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Python environments in macOS

Python environments in macOS

The latest version of macOS 10.13.3 has Python 2.7.10 installed by default, yet Python has been available on macOS and previously OS X for quite a while now.

Consult the Apple's Open Source Reference Library, and browse through the various releases of the OS to find out which Python version was included). But what if you have a project which requires Python 3 ?

The following instructions will guide you through the process of:

  • installing Python 3 using Homebrew
  • running multiple Python verions as sandboxed environments

Installed version of Python

Open Terminal.app (~/Applications/Utilities) and type python --version If you execute this command in macOS 10.13.x for example, the returned output will read:

Python 2.7.10

If you execute which python via the command line, it will return the location of the program file, in this case:

/usr/bin/python

Install Python 3 with Homebrew

Great so we have access to Python 2.x, now lets add Python 3.x

Assuming you have Homebrew installed, in Terminal.app execute the following command to install Python 3 : brew install python3. After installation, run the python3 --version command to verify the exact version:

Python 3.6.4

Now run which python3 to determine the path where Homebrew installed the progam file:

/usr/local/bin/python3

At this stage we have two different version of Python available, yet both version are invoked differently :

  • to run a script with Python 2, eg. python test.py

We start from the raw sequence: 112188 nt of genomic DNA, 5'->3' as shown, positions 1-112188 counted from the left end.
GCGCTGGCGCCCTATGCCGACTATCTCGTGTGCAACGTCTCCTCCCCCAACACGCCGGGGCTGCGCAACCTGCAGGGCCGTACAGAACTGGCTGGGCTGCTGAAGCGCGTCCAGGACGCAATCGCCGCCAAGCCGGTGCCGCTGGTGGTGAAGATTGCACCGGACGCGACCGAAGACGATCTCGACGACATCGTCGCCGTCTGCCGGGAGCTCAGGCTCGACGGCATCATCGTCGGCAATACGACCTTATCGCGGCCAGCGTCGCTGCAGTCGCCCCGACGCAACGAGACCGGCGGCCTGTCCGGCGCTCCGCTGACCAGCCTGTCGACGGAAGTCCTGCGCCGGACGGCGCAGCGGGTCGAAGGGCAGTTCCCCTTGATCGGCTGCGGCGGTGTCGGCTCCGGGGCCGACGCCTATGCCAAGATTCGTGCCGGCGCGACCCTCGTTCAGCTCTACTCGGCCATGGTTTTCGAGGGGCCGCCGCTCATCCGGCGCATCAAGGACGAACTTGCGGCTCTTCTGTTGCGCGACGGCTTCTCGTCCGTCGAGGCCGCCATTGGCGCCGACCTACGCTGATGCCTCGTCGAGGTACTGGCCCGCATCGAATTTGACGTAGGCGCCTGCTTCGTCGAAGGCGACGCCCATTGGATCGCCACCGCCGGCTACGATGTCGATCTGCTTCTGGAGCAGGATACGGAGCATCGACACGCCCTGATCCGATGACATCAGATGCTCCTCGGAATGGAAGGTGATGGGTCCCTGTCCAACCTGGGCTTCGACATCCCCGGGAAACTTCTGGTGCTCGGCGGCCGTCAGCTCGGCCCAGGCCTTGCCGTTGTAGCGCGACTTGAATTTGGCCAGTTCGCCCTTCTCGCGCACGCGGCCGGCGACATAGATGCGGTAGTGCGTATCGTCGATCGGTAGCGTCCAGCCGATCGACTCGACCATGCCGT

• to run a script with Python 3, eg. python3 test.py

Isolated Python environments using virtualenv

If you have different projects developed in either Python 2 or 3 and each requiring specific libraries, you might consider using sandboxed Python environments. This can be achieved with virtualenv

As an example we have two directories: folderA and folderB.

  • ~/folderA will be used for the Python 2 virtual environment
  • ~/folderB will be used for the Python 3 virtual environment

install virtualenv

Open Terminal.app and type pip3 install virtualenv, which should result in:

Successfully installed virtualenv-15.1.0

Create the different environments:

  • Python 2 based virtual environment via virtualenv -p python ~/folderA
  • Python 3 based virtual environment via virtualenv -p python3 ~/folderB

Activate the Python environment:

  • via source ~/folderA/bin/activate, if you wish to use the Python 2 environment
  • via source ~/folderB/bin/activate, if you wish to use the Python 3 environment

To exit an environment use deactivate Once you've activated a virtual environment, you can just use python to execute your scripts.

@SimonCarryer

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@SimonCarryer SimonCarryer commented Aug 19, 2018

Thanks for this! I keep forgetting how to do this, googling, and coming back to this page. This is the third or fourth time I've come back, so I figured I owed you a thank you.

@eatjeff

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@eatjeff eatjeff commented Nov 19, 2018

Thanks. It works well on my mac mojave 10.14.1.

@bboc

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@bboc bboc commented Apr 23, 2019

I found that virtualenvwrapper is really helpful when working with many virtualenvs, it brings a lot of useful commands as well as tab completion for names of environments etc.

Also interesting, especially if one wants to use several different versions of Python, is the answer to this question on stackoverflow

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